In the city of Lovecraft, the Proctors rule and a great Engine turns below the streets, grinding any resistance to their order to dust. The necrovirus is blamed for Lovecraft's epidemic of madness, for the strange and eldritch creatures that roam the streets after dark, and for everything that the city leaders deem Heretical—born of the belief in magic and witchcraft. And for Aoife Grayson, her time is growing shorter by the day.

Aoife Grayson's family is unique, in the worst way—every one of them, including her mother and her elder brother Conrad, has gone mad on their 16th birthday. And now, a ward of the state, and one of the only female students at the School of Engines, she is trying to pretend that her fate can be different.



My Thoughts


It's a good thing this has a little over 500 pages, otherwise it would have been too much. The author throws in everything! And surprise of surprises, I enjoyed it! I am not sying it was perfect. In fact, there is a specific clump of pages I could have just done without. But all in all, IRON THORN was quite satisfying.

One complaint though: the reader shouldn’t be tasked with having to figure out how to say the lead’s name. I mean, “Aoife”. It took me several tires to figure out how to roll my tongue to come up with a believable/right sounding name… and I’m still not sure I was/am saying it right. Thus, from here on in let Aoife be known as X.

But before that, let me just say that the first fifty pages were AWESOME. I know, I know… there has been some move to strike said word from the English vocabulary given its over use (much like people want “gone viral” removed.) BUT there is no other way to describe why page after page after page just flew by! Awesome it is. So awesome in fact that I briefly considered getting copies of H.P. Lovecraft’s work. (In comparing Iron Thorn to HP Lovecraft’s, am I insulting HPL fans? Hold your horses.. And read on… please.) From the first, we know that the author was inspired by Lovecraft she even dedicates the book to him. So, with the first fifty pages in mind, I wondered if this inspired version is this good, just imagine how the originator/ inspiration/ Master Builder’s stuff must be!

To bad the awesomeness stalled around page fifty...

Then kicked back into gear around p 160!!!

I really enjoyed the characters in this one. They are, all of them, not as they seem (And I really do mean all of tnem.) Then there's the world that they live in. I also enjoyed all the twists in it (and there are a lot.) So here goes,

X is a ward of the state. With her mother is in a madhouse, she goes to a school where she disagrees with half the things taught (re: Heretics.) In her blood, it is said, lies madness. A madness that drives her away from her mother. A madness that caused her brother to almost kill her. In a few, she turns sixteen when her madness might be triggered. Madness being just the first step to being virally decimated. Those infected devolve. Add on the fact that X’s world is one divided between Rationalists and heretics. The former look down on the latter as “those who reject reality and substituted the fantastical lie of magic and conjuring for science and logic…” Cool, right?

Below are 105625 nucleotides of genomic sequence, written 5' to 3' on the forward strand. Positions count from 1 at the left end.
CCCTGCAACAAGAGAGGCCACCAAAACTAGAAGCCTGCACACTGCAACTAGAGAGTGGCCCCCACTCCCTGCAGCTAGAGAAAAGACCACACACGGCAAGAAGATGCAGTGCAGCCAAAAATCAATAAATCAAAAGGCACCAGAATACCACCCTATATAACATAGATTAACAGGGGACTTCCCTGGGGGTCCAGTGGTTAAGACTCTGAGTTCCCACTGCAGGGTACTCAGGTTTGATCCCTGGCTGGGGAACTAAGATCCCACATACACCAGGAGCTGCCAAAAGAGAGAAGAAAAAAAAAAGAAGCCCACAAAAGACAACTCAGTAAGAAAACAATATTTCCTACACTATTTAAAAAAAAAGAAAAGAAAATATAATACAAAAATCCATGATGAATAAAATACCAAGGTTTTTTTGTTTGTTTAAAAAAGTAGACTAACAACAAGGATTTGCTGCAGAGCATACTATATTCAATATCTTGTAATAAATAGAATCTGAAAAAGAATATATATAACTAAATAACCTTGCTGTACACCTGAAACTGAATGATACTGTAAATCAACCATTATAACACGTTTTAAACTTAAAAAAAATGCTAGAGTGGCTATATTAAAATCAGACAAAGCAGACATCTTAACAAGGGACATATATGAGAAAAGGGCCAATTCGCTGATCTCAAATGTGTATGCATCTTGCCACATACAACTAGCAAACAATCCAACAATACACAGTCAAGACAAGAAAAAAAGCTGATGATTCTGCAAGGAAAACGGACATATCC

The problem is by the time her world and its background had settled enough in my head X started sounding like a drip: (a.) X, like a lot of teenagers has a love/hate thing going on with her mother. (b.) She hates her situation, complains (to herself) about how everyone sees her in a certain light, but does nothing about it! That is, until her absentee brother pops in the picture. (c.) Then there’s the way she treated her best mate, Cal and later on Dean(!)

Once they get to where they need to go, things get much better (or different?). One, I was expecting a Leviathan/Behemoth i.e. a lack of romance compensated for by other aspects like action or mystery, but that was not the case here. The change in relationship between the characters took me by surprise. It seemed contrived. As if the author felt something absent and decided to plunk the girl into more trouble… (Let’s put them in the impossible situation of having him them like her!) THANKFULLY, that was not the focus of IRON THORN.

I had a Clockwork Angel moment too when Conrad’s role became clear. A girl in search of her missing brother in a steampunk-ish novel. Sounding familiar yet? With nothing held against CA, I am thankful (again) that the similarities are superficial! IRON THORN is so much more. It’s darker and edgier. So dark in fact, that I could practically hear the moans of those in Doctor Portnoy’s care, and the shrieks of those falling from the bridge. So edgy, I could practically imagine the mist around her.

And if steampunk and a missing brother ala-Clockwork Angel aren’t enough to convince you, well, why don’t we throw in some Fey. Apparently her life wasn’t complicated enough… BUT I L.O.V.E.D it! The fey aspect in this one raised the creepy factor up a couple of notches (if that's possible.)

With so many things going on, some might be tempted to chuck it. I would have done so, but after page 160 the story just flows. Reading on, I found myself liking the charatcers more, curious abot what they would do and what would happen to them. So, the length of the book makes sense. Nothing short of 500 could fairly contain all the details in the book. In the end, IRON THORN worked for me. The boring part (pp 50ish-150ish) was mind numbingly boring… but that was offset by the good parts which were absolutely just that... Good!

I am looking forward to the rest of this series.

4/5

Monday, March 7, 2011

Falling Under (Falling Under #1) by Gwen Hayes

Falling Under (Falling Under, #1)
Good Reads Summary: